• To equilibrate the gene expression between XX females and XY males, one of female X chromosomes is inactivated.
  • Researchers from IDIBELL Regenerative Program has discovered that this inactivation is affected in bone marrow aged stem cells.
  • The study, published in Stem Cell Reports, also suggest that impairment in female chromosome X inactivation could be related with a group of blood cells cancers.

In women cells, the expression of chromosome X is silenced to balance gene expression between XX females and XY males. One of the most general mechanisms for gene expression regulation is the distribution of DNA inside the nucleus. In mammalian cells, we distinguish two compartments: euchromatin, located at the center of the nucleus, where the DNA is more relaxed and, the genes presented a high rate of expression; and heterochromatin, at the periphery of the nucleus with compacted DNA and silenced gene expression.

A study led by Dr. Maria Carolina Florian, from Regenerative Medicine Program of Bellvitge Biomedical Research Institute (IDIBELL), and Dr. Medhanie A. Mullaw, from University Hospital Ulm, has demonstrated that the nuclear protein Lamin A/C creates a compartment in the nucleus of young bone marrow stem cells to inactive the chromosome X in female cells.

The study, published at Stem Cell Report, indicates that in aged bone marrow stem cells, the Lamin A/C inactivating compartment is largely reduced, which impairs the chromosome X periphery localization and inactivation. The observations indicate a general relocalization of the “inactivated” chromosome X to more active regions of the nucleus, which correlates with the higher gene expression of these chromosomes in aged cells.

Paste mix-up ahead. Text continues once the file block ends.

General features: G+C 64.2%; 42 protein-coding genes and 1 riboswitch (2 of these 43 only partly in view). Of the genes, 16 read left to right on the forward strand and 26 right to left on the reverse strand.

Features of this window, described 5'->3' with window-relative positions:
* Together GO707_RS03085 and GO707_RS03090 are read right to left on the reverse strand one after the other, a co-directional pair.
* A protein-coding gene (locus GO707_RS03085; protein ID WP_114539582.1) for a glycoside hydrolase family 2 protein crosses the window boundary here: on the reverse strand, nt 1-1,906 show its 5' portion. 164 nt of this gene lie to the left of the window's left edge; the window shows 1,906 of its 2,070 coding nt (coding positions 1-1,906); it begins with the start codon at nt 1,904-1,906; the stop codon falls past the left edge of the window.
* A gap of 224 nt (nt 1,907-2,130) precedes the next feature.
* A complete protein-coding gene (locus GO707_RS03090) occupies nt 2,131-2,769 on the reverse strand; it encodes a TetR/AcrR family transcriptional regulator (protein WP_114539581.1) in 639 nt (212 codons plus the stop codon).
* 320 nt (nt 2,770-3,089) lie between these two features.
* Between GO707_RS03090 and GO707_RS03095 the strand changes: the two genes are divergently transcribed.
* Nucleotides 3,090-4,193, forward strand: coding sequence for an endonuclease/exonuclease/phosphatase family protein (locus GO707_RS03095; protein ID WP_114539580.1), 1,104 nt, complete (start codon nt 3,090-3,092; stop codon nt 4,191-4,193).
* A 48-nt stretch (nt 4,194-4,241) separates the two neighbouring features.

The deregulation of chromosome X inactivation is strongly associated to myelodysplastic syndrome, a group of cancers more frequently affecting elderly people, in which the blood cells do not mature. Therefore, the existence of an age‐dependent alteration of chromosome X inactivation may raise important implications for understanding the physiology of hematopoiesis during aging and the pathogenesis of age‐related hematopoietic malignancies.

The Bellvitge Biomedical Research Institute (IDIBELL) is a biomedical research center created in 2004. It is participated by the Bellvitge University Hospital and the Viladecans Hospital of the Catalan Institute of Health, the Catalan Institute of Oncology, the University of Barcelona and the City Council of L’Hospitalet de Llobregat.

IDIBELL is a member of the Campus of International Excellence of the University of Barcelona HUBc and is part of the CERCA institution of the Generalitat de Catalunya. In 2009 it became one of the first five Spanish research centers accredited as a health research institute by the Carlos III Health Institute. In addition, it is part of the “HR Excellence in Research” program of the European Union and is a member of EATRIS and REGIC. Since 2018, IDIBELL has been an Accredited Center of the AECC Scientific Foundation (FCAECC).

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